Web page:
EAST AFRICA (mostly):
Wow. My brain is fried right now! For the past few days I feel like I have been reading Ethiopia adoption blogs almost constantly. I have dreamt about Ethiopia for the last two nights as well (which is interesting because I never seem to dream about Bright or Ghana, as much as I want to).
One of the luxuries I'm really enjoying about going with AAI is that there is such a wealth of information out there--not just from the agency itself, but from adoptive families. I wish there were such a thing as blogs 5 and 6 years ago! I might not have been so naive! I feel like I have a good feel for how things will go with AAI--friendly and professional, but not overly hand-holding (which is fine because I don't need hand-holding at this point).
It's also so great to know so much (already!) about the orphanage our Ethiopian child will come from! I've read so many stories, and seen so many pictures the last few days. It's not the same as being there I'm sure--but it does give me a great level of peace in my heart--I know our baby will be well taken care of (just like Bright is).
Today I emailed AAI for the first time since mailing our application (which I'm sure they haven't even received yet). I wrote to Yvette with three quick questions and got three quick answers right back (within an hour)!
1. Is the estimated time from application to contract still 3-4 months? Answer--yes.
2. I told her we hadn't indicated gender so I was assuming we'd be assigned a boy and ask what the timeline for referral was for an infant boy? Answer--she said that it's more likely that we will get a boy, but definitely possible to get a girl. It all depends on what children come into care when we are at the top of the list. This surprised me because I thought we would almost CERTAINLY get a boy by not being gender-specific. She said that the wait for any healthy infant is around 6 months.
3. Should I fax our homestudy? She said yes, to fax it and the would look it over.
So then I wrote her back asking when I could join the agency email list (you know--my constant need for MORE KNOWLEDGE!). She gave me the director's email (who is currently in Thailand) and said I should write to her to ask to be put on. Easy!
So...first interactions with the "new" agency--good!
A nice side effect from all of this reading and learning about AAI's program is that I haven't thought constantly about Bright like I usually do. This is good for the wait! LOL! And with Ethiopia's ancient history I should have no trouble watching months fly by as I wait for Bright's homecoming (so I say now but remind me of that in a few months). I better learn as much as I can now because once he's home I have a feeling that learning about Ethiopia's unique calendar and way of keeping time is going to be on the backburner. It will be all about Bright!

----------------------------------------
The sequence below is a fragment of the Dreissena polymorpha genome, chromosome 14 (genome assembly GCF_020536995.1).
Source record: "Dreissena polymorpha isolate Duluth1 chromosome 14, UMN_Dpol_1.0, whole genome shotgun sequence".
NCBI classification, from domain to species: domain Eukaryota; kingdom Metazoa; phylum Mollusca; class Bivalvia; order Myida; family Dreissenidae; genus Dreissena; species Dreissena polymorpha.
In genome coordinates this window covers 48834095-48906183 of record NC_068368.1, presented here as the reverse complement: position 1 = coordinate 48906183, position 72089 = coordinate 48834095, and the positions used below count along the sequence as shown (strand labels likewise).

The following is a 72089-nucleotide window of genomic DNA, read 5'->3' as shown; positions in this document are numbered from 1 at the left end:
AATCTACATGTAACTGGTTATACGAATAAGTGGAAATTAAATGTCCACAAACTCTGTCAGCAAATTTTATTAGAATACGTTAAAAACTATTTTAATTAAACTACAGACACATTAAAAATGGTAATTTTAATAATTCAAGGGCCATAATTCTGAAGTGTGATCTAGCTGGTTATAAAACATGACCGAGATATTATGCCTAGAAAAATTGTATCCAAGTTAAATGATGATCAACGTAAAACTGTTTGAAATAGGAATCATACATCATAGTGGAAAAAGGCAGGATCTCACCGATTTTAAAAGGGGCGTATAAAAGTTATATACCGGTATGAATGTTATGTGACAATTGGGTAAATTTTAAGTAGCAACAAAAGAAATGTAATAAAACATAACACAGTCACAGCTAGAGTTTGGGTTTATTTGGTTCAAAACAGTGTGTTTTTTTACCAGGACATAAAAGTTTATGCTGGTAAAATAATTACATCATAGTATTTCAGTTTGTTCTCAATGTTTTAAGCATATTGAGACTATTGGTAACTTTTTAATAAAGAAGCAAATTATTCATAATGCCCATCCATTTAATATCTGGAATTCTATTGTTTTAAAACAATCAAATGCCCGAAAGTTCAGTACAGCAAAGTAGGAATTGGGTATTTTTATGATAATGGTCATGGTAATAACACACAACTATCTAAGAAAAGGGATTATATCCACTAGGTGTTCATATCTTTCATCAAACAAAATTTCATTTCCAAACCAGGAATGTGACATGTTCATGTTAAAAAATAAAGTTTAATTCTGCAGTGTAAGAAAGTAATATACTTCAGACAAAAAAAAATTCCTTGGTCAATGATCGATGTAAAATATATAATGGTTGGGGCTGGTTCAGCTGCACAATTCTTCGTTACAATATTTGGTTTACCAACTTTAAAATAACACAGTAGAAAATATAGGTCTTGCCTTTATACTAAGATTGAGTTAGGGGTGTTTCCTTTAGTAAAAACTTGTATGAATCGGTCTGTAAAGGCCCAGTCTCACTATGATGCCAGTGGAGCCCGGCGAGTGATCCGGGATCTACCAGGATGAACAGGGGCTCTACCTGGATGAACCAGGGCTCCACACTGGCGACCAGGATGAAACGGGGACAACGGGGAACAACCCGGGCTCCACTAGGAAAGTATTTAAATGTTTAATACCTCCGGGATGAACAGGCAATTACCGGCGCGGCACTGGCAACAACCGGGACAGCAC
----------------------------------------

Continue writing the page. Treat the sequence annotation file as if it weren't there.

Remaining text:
We've had some decent news this week regarding the Ghana process. I emailed the US Embassy in Accra last week with questions about the I-600 and visa processing and actually got a response this week! I was STUNNED (had emailed before with no response). So what I found out is that (1) a representative can turn in all paperwork to the embassy (great news!), (2) that once the I-600 is approved we will be sent a letter with an open invitation to go through the visa process (which takes about a week), and (3) that Bright's adoption will most likely require a "feild investigation" because he has one living parent (bad news). I wrote back, brown-nosing as much as possible, asking if they could give any hints as to how long the feild investigation might take and haven't heard back yet. I think there might be a 30% chance I'll get a reply as that is the million dollar question--HOW LONG???!?!?!
This week I also emailed Lois to ask how much information we should expect during the Ghana portion of the adoption, telling her I expected that we wouldn't hear much. My thoughts were confirmed. Lois thinks we'll hear when the applications are actually submitted, and also when we get a court date. So we could go months and months with no update. Yuck. Or the whole thing could take two weeks--no way to tell.
I guess I almost hope that we don't hear anything until the court date is scheduled, because between the application being submitted and the court date being selected is the process where Bright will be legally relinquished by his birth father. His birth father has signed an unofficial letter to the orphanage stating his wishes to relinquish and his knowledge of adoption, but all it takes is one birth relative to say that Bright should NOT be adopted for the whole thing to fall through (even if his father wants it and the relative is unwilling to take Bright). A child is a FAMILY'S child in Ghana--not a father and mother's child. So...if we hear something before the court date is scheduled I'm afraid it would be to tell us that Bright couldn't be relinquished for adoption and will forever be in a horrible state of limbo, growing up in the orphanage.
One prayer request (well...many...but this one is most pressing): Lois has sent our applications with all supporting paperwork to the agency/orphanage representative in Accra. From there the rep. will have to MAIL (as in GHANA MAIL) the documents to the Director of Social Services in Volta Region. This makes me so very nervous. I've heard not-so-great things about the Ghana mail system and I'm sure that the potential for lost mail is much greater than here in the good 'ol USA. Please pray that our documents arrive safely at the director's office in Ho! Thank you!
Well, that's the news from both sides of Africa!